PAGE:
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Help with Xenotransplantation please.

Genetics as it applies to evolution, molecular biology, and medical aspects.

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Help with Xenotransplantation please.

Postby 000Anna000 » Wed Jul 22, 2009 12:26 pm

Hi. I need help on a research project about Xenotransplantation. I'm having trouble finding the process on the internet.

I understand pig organs and human organs have a similar size, so I'm focusing my project on pig-xenotransplantations in particular.

I am unsure of the process, but here's what I gathered so far;

1. The pigs have to be genetically modified so the human immune system does not reject and destroy the pigs foreign DNA.

2. To genetically modify a pig, a DNA construct (artificially made string of nucleotides, which have genetic information) and a bacterial plasmid are added into a test tube.

3. I have no idea how they create modified cells or whatever...

4. The modified cells are grown in a culture?

5. Cells are taken from the grown cell culture and put into an embryonic pig cell inside a womb?

6. The pig develops with the modified genes.

7. Once the pig has fully grown, organs can be harvested.

That's all I got. Thankyou for any help. I'm greatly confused. :[
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Postby biohazard » Thu Jul 23, 2009 12:17 pm

Well, something along those lines. You must either create a transgenic enbryo by inserting gene(s) into the cromosome, or if possible, simply knock out a certain gene such as some of the MHC genes that dictate tissue antigenicity.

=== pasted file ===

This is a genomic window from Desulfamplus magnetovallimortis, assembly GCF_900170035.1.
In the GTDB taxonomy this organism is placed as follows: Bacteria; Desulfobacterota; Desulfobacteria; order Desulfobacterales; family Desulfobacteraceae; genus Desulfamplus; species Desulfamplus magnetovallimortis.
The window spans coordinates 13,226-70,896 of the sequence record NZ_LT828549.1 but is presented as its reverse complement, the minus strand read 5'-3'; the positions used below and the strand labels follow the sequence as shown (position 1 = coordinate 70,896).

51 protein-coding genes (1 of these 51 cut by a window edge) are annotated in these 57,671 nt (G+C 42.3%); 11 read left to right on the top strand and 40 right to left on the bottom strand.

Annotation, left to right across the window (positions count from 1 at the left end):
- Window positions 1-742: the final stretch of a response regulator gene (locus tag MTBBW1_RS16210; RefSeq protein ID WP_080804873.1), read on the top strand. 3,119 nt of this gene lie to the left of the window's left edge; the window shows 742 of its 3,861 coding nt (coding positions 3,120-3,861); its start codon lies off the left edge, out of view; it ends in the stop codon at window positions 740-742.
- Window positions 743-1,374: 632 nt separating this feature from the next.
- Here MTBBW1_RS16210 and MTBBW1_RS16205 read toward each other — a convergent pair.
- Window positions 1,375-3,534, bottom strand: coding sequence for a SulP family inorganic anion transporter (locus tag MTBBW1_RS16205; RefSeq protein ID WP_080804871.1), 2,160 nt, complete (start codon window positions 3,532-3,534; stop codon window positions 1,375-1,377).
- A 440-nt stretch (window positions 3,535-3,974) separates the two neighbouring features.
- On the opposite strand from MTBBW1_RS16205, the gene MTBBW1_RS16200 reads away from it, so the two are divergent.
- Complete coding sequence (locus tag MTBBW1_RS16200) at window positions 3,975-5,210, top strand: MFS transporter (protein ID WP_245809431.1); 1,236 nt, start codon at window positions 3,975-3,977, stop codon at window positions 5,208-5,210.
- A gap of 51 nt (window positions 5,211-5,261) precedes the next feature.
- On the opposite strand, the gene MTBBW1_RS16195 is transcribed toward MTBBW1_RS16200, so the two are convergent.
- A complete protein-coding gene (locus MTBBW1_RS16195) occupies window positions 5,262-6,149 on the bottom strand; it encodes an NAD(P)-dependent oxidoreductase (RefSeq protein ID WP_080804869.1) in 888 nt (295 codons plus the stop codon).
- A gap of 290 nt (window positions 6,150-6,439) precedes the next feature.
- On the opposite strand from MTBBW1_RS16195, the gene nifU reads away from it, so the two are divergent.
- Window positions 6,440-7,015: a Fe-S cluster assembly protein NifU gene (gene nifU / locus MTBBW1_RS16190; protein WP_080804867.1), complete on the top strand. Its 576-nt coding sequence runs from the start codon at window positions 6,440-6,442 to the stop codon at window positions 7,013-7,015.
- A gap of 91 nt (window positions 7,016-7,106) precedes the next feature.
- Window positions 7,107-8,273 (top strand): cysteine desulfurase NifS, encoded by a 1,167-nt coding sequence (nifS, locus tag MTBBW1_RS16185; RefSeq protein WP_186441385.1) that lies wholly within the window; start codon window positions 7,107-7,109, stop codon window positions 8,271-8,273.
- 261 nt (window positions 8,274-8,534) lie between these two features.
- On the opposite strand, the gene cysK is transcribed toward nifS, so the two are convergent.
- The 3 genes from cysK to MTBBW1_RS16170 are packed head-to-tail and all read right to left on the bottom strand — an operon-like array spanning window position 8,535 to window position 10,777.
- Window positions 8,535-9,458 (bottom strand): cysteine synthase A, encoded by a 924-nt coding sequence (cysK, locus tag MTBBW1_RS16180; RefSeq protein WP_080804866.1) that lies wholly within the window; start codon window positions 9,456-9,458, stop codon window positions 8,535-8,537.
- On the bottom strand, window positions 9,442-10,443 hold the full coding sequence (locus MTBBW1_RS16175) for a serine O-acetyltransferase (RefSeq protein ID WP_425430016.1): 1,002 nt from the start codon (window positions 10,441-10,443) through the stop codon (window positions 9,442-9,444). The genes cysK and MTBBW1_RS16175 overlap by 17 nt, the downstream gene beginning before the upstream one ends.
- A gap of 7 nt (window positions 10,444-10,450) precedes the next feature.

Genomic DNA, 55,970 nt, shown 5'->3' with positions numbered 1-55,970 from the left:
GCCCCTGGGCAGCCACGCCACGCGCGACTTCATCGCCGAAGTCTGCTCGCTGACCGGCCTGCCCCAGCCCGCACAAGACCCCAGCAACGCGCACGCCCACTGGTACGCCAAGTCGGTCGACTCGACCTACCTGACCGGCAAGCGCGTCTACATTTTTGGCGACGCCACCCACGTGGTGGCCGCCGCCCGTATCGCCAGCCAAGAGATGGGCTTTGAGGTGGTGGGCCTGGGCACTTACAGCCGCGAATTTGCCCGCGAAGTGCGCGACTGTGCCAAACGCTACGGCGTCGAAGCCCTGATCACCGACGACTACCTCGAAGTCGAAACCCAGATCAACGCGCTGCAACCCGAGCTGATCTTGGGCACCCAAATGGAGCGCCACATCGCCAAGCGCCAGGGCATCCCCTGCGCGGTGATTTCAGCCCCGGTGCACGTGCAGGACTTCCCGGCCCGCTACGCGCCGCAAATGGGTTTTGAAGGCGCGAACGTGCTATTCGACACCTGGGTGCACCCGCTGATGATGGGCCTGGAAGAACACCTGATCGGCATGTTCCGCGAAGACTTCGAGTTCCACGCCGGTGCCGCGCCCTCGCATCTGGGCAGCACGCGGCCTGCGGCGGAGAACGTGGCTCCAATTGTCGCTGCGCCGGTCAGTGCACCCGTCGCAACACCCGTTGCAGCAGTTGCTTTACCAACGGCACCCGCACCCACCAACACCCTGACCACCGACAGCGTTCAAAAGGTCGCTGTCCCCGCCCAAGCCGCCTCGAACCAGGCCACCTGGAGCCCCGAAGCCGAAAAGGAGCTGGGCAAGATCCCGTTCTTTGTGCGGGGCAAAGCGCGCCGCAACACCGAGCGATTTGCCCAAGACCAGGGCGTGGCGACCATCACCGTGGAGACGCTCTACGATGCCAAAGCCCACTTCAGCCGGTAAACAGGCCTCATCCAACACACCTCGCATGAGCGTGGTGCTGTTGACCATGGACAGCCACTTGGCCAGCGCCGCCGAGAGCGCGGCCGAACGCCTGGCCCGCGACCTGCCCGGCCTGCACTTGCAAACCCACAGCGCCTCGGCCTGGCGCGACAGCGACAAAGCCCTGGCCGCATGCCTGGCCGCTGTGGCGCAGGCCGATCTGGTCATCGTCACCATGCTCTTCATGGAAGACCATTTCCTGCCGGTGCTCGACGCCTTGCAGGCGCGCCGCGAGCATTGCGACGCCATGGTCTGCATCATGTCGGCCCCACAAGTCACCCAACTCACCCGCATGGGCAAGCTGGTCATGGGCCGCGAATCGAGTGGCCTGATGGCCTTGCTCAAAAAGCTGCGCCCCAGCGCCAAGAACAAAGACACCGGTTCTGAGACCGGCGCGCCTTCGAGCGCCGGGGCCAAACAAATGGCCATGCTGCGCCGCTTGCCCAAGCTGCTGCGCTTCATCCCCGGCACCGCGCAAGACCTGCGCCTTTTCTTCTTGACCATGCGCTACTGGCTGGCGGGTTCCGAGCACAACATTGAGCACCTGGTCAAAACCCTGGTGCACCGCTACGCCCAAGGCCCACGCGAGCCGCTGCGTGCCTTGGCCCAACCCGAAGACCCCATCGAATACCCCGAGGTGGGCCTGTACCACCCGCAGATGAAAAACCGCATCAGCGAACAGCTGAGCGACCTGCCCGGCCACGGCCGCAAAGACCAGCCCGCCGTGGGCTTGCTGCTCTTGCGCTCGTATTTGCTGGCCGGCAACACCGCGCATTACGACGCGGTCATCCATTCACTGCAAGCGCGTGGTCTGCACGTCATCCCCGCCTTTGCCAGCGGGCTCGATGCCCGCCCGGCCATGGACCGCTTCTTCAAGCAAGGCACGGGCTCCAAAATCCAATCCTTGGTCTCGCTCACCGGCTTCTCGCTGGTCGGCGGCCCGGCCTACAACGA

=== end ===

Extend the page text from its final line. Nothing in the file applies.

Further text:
The construct that is transfered into the pig genome can be multiplied in a bacterial plasmid. Afaik, the modified cells themselves are rarely grown in a culture for somatic cell transfer (which is, in effect, cloning). The standard method, thus, is to edit the genome of the egg cell before fertilisation. Also the plasmid/gene construct is usually propagated in a cell culture and before being inserted into the pig oocyte.

The transgenic pig embryo is then planted into the womb of a pig, where it grows and develops into a piggy, which then develops the traits that were modified. A full-grown pig can then be used to produce other transgenic pigs or the organs can be removed for human use.

Oh, and by the way, the human immune system does not reject organ transplants because of the foreign DNA, but instead it recognizes foreign structures on the cell surface - which are mostly proteins or glycoproteins.
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